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Russia Reportedly Plans To Ask For Spy-Plane Flights Over U.S.

Russia is planning to ask permission on February 22 to start flying surveillance planes equipped with high-powered digital cameras over the United States, the Associated Press reports.

The report comes amid warnings from U.S. intelligence and military officials that such overflights help Moscow collect intelligence on the United States.

The AP report quotes an unnamed U.S. congressional staffer as saying Russia plans to make the request to the Vienna-based Open Skies Consultative Commission.

Russia and the United States are both signatories to the Open Skies Treaty, which allows unarmed observation flights over the entire territory of all 34 member states.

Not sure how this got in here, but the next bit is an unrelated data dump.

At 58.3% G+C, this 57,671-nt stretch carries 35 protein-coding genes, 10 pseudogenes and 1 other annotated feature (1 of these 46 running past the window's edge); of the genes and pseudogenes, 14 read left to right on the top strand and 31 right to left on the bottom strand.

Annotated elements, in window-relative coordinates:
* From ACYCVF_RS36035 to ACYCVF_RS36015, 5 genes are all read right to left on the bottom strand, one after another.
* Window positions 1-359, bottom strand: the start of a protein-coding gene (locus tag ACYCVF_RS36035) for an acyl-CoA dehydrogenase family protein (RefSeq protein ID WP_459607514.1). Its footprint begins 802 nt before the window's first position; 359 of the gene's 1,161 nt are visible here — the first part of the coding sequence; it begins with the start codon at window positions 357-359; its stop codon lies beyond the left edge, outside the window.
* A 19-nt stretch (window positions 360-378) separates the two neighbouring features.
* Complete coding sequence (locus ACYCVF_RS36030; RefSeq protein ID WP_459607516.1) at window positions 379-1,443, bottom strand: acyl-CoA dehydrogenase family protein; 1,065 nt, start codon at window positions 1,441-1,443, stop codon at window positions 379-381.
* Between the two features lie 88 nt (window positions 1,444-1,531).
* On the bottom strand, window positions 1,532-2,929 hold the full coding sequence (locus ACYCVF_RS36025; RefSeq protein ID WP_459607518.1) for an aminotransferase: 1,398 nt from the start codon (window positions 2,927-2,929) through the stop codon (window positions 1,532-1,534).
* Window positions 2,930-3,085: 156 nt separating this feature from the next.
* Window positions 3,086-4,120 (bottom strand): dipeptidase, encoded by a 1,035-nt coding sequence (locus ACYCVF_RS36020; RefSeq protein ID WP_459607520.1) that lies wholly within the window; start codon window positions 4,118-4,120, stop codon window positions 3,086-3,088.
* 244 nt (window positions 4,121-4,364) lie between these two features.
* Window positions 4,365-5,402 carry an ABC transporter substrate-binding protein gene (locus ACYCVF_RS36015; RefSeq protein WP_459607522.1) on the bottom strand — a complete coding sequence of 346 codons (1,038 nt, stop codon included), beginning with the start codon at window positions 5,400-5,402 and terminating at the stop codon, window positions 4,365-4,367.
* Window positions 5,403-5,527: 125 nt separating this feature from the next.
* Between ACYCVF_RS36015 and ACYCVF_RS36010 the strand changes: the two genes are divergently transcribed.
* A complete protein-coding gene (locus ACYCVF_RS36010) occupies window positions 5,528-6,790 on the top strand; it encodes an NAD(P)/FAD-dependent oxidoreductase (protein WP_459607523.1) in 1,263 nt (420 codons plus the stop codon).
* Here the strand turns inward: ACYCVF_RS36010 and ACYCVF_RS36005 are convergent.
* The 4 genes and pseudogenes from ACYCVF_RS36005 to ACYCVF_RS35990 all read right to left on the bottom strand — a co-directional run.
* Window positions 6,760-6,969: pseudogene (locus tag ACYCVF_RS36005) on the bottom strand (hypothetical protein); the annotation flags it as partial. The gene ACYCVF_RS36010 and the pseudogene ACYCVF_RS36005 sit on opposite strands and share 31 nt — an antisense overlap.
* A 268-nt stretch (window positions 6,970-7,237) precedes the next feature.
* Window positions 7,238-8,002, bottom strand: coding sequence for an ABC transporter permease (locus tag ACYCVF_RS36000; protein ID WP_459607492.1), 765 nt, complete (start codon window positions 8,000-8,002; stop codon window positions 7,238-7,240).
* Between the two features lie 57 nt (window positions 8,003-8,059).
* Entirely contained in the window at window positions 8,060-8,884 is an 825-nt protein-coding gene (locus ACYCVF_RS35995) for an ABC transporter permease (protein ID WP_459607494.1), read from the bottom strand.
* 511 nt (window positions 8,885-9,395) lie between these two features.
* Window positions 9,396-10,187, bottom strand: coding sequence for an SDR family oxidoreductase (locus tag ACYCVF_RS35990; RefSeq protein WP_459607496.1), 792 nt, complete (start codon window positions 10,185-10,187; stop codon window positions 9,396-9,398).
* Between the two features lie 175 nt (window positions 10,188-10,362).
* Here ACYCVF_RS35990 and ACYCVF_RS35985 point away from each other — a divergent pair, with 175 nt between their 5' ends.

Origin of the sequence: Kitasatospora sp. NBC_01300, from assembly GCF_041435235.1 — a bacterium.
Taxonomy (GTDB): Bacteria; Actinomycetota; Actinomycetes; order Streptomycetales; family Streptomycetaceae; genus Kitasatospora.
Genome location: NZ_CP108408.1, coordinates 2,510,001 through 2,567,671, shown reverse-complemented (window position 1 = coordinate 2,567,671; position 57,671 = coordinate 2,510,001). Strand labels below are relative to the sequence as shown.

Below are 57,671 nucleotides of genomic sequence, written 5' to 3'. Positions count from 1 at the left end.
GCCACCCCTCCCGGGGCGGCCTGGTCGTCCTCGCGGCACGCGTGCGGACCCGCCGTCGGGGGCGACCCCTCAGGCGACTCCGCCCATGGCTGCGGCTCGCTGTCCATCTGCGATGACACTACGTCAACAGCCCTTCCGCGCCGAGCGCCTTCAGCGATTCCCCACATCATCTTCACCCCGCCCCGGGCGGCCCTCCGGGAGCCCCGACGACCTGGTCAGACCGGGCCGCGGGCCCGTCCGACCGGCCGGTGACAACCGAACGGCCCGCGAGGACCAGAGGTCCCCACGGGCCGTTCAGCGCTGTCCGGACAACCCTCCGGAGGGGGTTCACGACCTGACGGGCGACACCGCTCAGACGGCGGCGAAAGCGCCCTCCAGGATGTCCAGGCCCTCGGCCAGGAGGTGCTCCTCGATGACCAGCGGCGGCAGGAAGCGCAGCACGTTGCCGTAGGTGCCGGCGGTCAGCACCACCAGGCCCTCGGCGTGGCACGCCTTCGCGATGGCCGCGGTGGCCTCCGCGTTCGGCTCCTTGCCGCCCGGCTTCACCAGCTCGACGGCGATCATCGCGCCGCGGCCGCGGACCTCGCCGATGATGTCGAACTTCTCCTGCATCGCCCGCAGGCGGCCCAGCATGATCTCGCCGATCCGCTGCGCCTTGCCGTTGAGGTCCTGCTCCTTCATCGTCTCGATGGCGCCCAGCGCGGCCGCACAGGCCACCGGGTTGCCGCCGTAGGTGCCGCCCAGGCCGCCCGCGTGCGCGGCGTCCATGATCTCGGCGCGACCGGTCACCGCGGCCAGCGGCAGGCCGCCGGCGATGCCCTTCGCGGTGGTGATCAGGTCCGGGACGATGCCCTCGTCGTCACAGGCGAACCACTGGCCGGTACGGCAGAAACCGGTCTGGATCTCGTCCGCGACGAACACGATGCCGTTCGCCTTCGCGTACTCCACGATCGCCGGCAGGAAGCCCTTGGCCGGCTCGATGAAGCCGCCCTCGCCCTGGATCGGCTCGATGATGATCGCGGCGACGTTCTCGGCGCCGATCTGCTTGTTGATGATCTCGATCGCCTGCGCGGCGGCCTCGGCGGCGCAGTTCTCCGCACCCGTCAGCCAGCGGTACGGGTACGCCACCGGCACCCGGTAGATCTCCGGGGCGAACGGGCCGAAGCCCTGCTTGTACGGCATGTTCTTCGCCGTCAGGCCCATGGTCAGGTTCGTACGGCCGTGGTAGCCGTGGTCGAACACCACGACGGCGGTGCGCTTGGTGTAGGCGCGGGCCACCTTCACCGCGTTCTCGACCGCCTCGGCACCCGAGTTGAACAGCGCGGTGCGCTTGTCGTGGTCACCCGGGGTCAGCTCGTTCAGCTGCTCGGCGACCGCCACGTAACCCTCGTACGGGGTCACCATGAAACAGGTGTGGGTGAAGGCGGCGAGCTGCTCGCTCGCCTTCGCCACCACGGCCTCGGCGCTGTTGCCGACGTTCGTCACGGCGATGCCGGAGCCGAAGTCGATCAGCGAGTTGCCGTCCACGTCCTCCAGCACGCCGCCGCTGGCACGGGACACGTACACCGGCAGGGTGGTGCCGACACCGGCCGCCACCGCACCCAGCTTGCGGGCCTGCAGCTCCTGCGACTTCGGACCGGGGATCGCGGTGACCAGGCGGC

The treaty is aimed at fostering transparency about military activity and helping to monitor arms-control agreements.

The U.S. State Department said in its latest compliance report that Russia was failing to meet all of its obligations under the treaty.

On February 19, Russia complained that Turkey had failed to meet its obligations under the Open Skies Treaty since it closed its air space to Russian military flights in a dispute over what Ankara says have been Russian warplane incursions over its territory.

Russia said Turkey's move, which came at the request of the Foreign Ministry in Ankara, caused "alarm for the integrity and viability of the treaty as an effective means to strengthen trust and security."

With reporting by AP and TASS
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